Some retail firms burdened with increased financial trouble are opting to close their doors and file forbankruptcy. However, one clothing retailer – J. Crew Group, Inc. – creatively used a private equity restructuring to ease its fiscal problems and breathe new life into the company. Notably, this is not the first time the preppy apparel label used a private equity deal to reshuffle its debt. The first time was to catapult the company’s growth. This new deal, however, buys the business time to reinvent itself and move forward.
Ownership And Equity Changes
First Private Equity Deal – In 1997, a struggling J. Crew divested its noncore operations. It made a deal for
a leveraged buyout by a private equity firm, Texas Pacific, which then owned 85 percent of the remaining
Original IPO – With the help of private equity, sales exploded. By 2006, the company was selling its upscale business casual attire in about 200 stores, online and through its catalogs. They launched a successful IPO, which raised about $376 million for the company and its private equity backers. The IPO reduced Texas Pacific’s ownership stake to 40 percent. Using some of the funds, J. Crew expanded its brand base with the purchase of Madewell.
Private Equity Again – In 2011, J. Crew’s shareholders approved a $2.64 billion leveraged buyout by two private equity groups. By 2014, the firm had more than 450 stores and $2.4 billion in annual sales. Despite the growth of internet sales and sluggish performance by many physical store chains, the retail sector was performing well. Several retailers, including The Container Store Group and Michael Kors Holdings, had successful IPOs in 2013, and another J.Crew IPO was considered. At that time, the company was trying to re-establish its identity and revamp its merchandise in the J.Crew stores, where sales were starting to slide.
The savvy Madewell purchase kept the company’s profit churning.
Financial Situation And Private Equity Deal
Like many retailers, though, J. Crew began to be forced to grapple with the migration of business from brick and mortar sites to online, which now represents about 30 percent of their sales. Company sales dropped 6 percent and 8 percent in 2016 and 2015, as it struggled to update its formerly all-American basics style and increase the presence of its younger skewing Madewell brand.
While those challenges were daunting enough, the biggest issue that led the firm to seek a private equity deal was unsecured bonds coming due in 2019. Before the private equity restructuring last year, the company was carrying over $2 billion in debt. Early in 2017, J.Crew had to issue new debt to cover three interest payments before they took aggressive action. In April of that year, the company closed 39 stores. They also cut 250 front-office jobs, which they expected would create approximately $30 million in annualized pre-tax savings.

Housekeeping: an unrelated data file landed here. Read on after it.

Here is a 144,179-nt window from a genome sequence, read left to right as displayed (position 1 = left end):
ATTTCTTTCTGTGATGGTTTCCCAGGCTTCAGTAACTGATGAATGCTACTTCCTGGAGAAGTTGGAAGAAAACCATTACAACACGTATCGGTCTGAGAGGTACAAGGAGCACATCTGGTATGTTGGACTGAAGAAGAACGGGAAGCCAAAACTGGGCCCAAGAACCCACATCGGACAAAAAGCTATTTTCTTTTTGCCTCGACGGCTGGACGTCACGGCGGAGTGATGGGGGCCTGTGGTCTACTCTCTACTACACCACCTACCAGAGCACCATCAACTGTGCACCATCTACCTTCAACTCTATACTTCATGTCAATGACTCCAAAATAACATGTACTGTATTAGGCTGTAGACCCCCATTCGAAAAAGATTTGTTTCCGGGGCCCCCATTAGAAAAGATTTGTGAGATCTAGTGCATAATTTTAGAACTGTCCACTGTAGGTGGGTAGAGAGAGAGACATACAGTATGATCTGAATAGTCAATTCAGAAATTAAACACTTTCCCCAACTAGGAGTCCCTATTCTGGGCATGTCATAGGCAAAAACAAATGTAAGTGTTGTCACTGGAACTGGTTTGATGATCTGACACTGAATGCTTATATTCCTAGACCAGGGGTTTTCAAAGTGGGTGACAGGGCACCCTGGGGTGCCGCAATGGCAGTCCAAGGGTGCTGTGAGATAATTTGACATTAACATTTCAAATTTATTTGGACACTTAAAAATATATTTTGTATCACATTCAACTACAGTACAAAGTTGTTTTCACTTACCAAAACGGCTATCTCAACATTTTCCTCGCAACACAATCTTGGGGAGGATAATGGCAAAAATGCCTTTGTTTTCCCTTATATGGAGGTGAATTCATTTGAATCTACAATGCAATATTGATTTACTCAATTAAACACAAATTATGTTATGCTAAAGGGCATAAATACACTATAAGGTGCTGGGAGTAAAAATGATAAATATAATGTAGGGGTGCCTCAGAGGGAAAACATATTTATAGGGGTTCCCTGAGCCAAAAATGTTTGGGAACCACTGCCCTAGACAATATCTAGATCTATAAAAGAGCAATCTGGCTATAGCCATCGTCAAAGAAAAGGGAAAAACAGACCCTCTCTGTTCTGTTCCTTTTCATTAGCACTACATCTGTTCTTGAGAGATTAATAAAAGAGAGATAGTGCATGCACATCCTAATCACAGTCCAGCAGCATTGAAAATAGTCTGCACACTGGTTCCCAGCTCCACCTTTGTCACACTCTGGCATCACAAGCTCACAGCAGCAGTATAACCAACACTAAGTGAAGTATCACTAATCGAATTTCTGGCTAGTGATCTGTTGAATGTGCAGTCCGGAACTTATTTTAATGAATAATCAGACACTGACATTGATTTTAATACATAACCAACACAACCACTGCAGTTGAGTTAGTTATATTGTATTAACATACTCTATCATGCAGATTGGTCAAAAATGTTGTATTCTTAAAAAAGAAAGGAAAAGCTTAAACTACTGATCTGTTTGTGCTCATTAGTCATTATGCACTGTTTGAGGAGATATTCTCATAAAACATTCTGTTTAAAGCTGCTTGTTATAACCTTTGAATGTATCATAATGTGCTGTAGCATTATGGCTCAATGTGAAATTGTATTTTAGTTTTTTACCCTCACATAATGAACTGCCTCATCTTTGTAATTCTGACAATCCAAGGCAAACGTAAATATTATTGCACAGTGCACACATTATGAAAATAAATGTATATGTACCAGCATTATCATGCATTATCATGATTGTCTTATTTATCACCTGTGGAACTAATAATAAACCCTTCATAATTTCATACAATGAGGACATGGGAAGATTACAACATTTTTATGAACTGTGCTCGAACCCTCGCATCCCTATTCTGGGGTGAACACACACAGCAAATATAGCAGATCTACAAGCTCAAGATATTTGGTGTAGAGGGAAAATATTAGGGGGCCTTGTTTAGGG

In mid-June, their lenders approved restructuring the struggling apparel company’s debt using private equity. The deal allowed J. Crew to slash in half the value of $567 million in unsecured bonds that were coming due in 2019. They did so by transferring the debt, along with the company’s intellectual property (primarily the J. Crew trademark and legally registered name) to a new affiliated company. J. Crew then bought back $150 million of its debt. The new firm issued new notes backed by the brand name and intellectual property, which has an estimated value of $250 million. Additionally, the firm asked the lenders to extend the maturity on the bonds due in 2019 by two years.
The restructuring enabled the company to avoid bankruptcy. Two private equity investment firms, Blackstone Group’s GSO Capital Partners LP and Anchorage Capital Group LLC, procured much of J. Crew’s debt. According to filings, they took on 28 percent of a $1.5 billion term loan as well as 67 percent of the $567
million in bonds.
Current Status and Applicability
Private equity capitalization has been used repeatedly to make J. Crew the global brand name it is today. If the company is successful in jump-starting J.Crew sales (Madewell sales are up 39 percent), other retailers may use similar restructuring and private equity deals to alleviate debt burdens.
The ability to recapitalize is an important strategic tool for businesses in all sectors. Much like homeowners refinancing a home to reduce payments and spread out the debt, private equity transactions like J.Crew’s move to address its near-term debt maturity issue can enable a company to buy time to execute its latest strategic business plan and move in a new direction.
HJR Global specializes in helping distressed companies turn themselves around with creative strategies including private equity recapitalization and other restructuring deals. We are a “non-traditional” firm in the sense that we do not limit our expertise to any one industry. At HJR Global, we have the knowledge and
expertise to help businesses in a variety of fields and situations. Contact us for more information on ways your company can use private equity to survive and thrive.
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